Wharton School organizational psychologist, author of Think Again: The Power of Knowing What You Don’t Know and host of the podcast TEDWorkLife. Adam Grantpublished in the New York Times an opinion column titled “Welcome to the boring apocalypse” in which he never ceases to be amazed at our numb reaction to potentially catastrophic events. He mentions in this piece a paper 2018 signed by Hin-Yan Liu and Kristian Cedervall Lauta from the University of Copenhagen and Matthijs Maas from the University of Cambridge, in which this concept is invented. Liu, Cedervall and Maas recognize that, beyond existential risks, there are many others that go completely unnoticed or of which, being aware, we do not perceive their consequences, which, properly combined, can ruin civilization. They propose a methodology to try to identify them but, the truth is, the enormous complexity involved, for example, being able to have a video call or order a blanket in an online store, is something that not even those who manage them most closely have. the whole picture.

We have the example very close: trying to avoid deaths from covid and the collapse of the health system has caused a cascade of unexpected and potentially unexpected effects. The SARS-CoV-2 pandemic did not immediately bring us a situation of mad max, as much as the confinement was for many, but it did stir up the silt with enough force to leave a series of effects, the concatenation of which is leading us to a situation of possible collapse: supply chain breakdown; increase in the price of raw materials; shortage of materials and components that stop, in turn, other production chains; runaway increase in the price of energy; inflation has risen to unacceptable limits; drought; water as a tradable product in the futures market; war, the absence of rights and totalitarianism. Putin’s own mental state, after two years away from any human being, could, why not, have a clear influence on his extreme decision to invade Ukraine.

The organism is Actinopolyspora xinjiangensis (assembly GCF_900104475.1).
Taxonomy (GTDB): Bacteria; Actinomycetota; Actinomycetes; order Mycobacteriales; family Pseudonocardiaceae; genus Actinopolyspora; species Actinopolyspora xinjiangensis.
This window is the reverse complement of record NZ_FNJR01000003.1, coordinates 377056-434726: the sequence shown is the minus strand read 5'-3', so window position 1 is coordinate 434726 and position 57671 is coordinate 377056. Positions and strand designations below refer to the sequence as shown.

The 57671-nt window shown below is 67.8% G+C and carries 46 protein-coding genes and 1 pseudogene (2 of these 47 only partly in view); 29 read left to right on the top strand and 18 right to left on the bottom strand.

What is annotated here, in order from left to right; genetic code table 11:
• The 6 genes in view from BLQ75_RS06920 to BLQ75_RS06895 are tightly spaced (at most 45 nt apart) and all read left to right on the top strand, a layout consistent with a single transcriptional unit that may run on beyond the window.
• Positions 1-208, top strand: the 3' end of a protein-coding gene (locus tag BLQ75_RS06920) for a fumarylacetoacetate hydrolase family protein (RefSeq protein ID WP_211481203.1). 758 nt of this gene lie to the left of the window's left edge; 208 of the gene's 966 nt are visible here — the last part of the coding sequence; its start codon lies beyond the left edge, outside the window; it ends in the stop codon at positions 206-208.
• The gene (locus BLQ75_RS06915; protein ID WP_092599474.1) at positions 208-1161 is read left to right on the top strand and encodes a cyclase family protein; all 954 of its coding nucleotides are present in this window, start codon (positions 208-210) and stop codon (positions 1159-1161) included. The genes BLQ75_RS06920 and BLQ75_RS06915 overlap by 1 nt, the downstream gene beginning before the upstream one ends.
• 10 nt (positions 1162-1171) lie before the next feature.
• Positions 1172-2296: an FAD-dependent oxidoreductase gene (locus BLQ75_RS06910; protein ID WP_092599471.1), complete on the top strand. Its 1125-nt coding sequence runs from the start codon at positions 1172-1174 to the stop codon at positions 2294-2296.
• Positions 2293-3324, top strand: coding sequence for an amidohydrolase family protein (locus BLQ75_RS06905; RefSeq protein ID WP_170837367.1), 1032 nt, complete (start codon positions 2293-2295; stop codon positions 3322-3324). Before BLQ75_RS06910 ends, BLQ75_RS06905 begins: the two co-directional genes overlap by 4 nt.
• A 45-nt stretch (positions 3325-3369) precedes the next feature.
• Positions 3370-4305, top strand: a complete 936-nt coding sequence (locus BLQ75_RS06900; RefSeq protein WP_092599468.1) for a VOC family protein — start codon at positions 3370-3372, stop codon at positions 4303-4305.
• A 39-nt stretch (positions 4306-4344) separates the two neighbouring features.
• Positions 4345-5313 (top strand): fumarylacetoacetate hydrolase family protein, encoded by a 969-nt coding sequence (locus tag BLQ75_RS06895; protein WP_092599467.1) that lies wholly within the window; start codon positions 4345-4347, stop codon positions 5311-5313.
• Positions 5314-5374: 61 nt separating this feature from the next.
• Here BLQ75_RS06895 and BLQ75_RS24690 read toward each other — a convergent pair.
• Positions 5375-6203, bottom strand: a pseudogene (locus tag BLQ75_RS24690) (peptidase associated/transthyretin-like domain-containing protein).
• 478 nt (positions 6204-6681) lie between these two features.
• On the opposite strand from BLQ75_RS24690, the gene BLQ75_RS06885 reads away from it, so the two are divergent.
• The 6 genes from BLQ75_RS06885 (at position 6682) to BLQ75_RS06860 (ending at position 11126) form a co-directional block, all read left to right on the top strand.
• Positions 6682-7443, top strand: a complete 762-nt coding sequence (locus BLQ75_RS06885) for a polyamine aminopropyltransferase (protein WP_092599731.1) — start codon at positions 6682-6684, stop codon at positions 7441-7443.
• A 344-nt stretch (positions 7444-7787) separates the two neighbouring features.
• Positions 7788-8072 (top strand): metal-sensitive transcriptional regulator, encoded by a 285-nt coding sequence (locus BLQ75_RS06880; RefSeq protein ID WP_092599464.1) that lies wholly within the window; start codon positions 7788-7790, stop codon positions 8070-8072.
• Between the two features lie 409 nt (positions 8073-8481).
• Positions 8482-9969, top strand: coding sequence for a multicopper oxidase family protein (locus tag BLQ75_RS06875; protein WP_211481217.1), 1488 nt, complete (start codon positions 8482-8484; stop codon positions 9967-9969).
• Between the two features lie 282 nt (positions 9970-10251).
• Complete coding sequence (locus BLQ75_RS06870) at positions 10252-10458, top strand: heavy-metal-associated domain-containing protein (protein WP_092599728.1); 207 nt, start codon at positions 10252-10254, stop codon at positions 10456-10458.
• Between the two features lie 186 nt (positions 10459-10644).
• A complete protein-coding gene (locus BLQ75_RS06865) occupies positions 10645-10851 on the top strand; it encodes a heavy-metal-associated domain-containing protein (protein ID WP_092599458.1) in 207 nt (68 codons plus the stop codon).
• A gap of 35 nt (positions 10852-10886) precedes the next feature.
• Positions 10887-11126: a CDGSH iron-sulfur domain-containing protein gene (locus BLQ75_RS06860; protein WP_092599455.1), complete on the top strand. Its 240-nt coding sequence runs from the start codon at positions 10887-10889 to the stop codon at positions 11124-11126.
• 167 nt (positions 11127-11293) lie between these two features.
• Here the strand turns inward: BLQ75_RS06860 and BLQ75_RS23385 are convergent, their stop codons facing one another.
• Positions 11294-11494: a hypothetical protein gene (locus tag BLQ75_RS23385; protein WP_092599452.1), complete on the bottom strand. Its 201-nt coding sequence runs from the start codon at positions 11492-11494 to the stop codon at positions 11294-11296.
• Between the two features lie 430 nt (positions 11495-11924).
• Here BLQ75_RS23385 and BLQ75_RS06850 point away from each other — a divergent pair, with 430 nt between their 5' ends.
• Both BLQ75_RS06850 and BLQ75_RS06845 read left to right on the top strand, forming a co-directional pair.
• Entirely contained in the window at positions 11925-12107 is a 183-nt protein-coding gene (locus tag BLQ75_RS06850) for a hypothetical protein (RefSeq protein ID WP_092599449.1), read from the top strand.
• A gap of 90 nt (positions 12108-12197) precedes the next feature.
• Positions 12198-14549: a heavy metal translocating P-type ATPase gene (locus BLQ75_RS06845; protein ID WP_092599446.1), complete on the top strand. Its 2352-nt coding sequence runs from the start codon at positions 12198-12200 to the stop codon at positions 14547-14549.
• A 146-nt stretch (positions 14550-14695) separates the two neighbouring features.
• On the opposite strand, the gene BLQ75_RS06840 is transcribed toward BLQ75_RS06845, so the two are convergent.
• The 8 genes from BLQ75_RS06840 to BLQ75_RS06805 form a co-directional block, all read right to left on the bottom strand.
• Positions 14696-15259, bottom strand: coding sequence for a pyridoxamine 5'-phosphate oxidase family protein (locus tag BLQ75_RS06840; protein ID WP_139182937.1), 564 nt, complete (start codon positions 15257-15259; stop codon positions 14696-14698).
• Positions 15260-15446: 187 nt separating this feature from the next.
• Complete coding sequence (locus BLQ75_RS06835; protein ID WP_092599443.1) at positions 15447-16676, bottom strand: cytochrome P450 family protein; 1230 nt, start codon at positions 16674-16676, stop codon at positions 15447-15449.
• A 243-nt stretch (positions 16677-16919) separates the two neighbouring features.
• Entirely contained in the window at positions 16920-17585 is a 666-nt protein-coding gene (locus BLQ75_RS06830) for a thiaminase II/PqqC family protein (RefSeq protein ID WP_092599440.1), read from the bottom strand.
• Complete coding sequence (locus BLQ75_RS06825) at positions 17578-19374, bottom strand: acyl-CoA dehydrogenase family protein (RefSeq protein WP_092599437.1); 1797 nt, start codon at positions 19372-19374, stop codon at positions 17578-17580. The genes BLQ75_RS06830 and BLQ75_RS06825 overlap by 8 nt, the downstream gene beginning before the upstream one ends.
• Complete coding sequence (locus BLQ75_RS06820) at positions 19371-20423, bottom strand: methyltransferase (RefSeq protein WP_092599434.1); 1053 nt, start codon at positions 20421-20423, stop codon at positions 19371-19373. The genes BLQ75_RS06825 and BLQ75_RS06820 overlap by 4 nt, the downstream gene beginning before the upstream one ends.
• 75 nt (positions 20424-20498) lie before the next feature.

For those of us who have been raised based on dystopias, it is not difficult for us to imagine a future of wars for scrap metal, without electricity, with absolute digital control, and with a lot of ragged clothes on top. Many of us are a bunch of doomsayers who pay screams like a broken Cassandra trying to warn of the evils that lie in wait for us, with the same success that Cassandra herself had. We announce a collapse that has not just arrived and we bore Santo Job. However, we are not prepared for the boring apocalypse

And since the apocalypse is slow, boring but ineffable, Zelensky is on his war and we are on to something else.

Paloma Llaneza Gonzalez She is a lawyer, essayist and ikebanaka. She has a degree in Law from the Complutense University and a Diploma in Higher European Studies from the College of Europe in Bruges. She has been practicing as a lawyer, auditor and drafter of standards in Spain, Europe and the USA. She is the author of ‘Datanomics’ (Planeta-Deusto) and the novel ‘Appetite for risk’ (Books.com)

Exclusive content for subscribers

read without limits

Don’t Trust On this News and Website Maybe it’s Fake

– Article Written By @Paloma Llaneza from https://elpais.com/tecnologia/2022-04-25/apocalipsis-aburrido.html

Will Hotson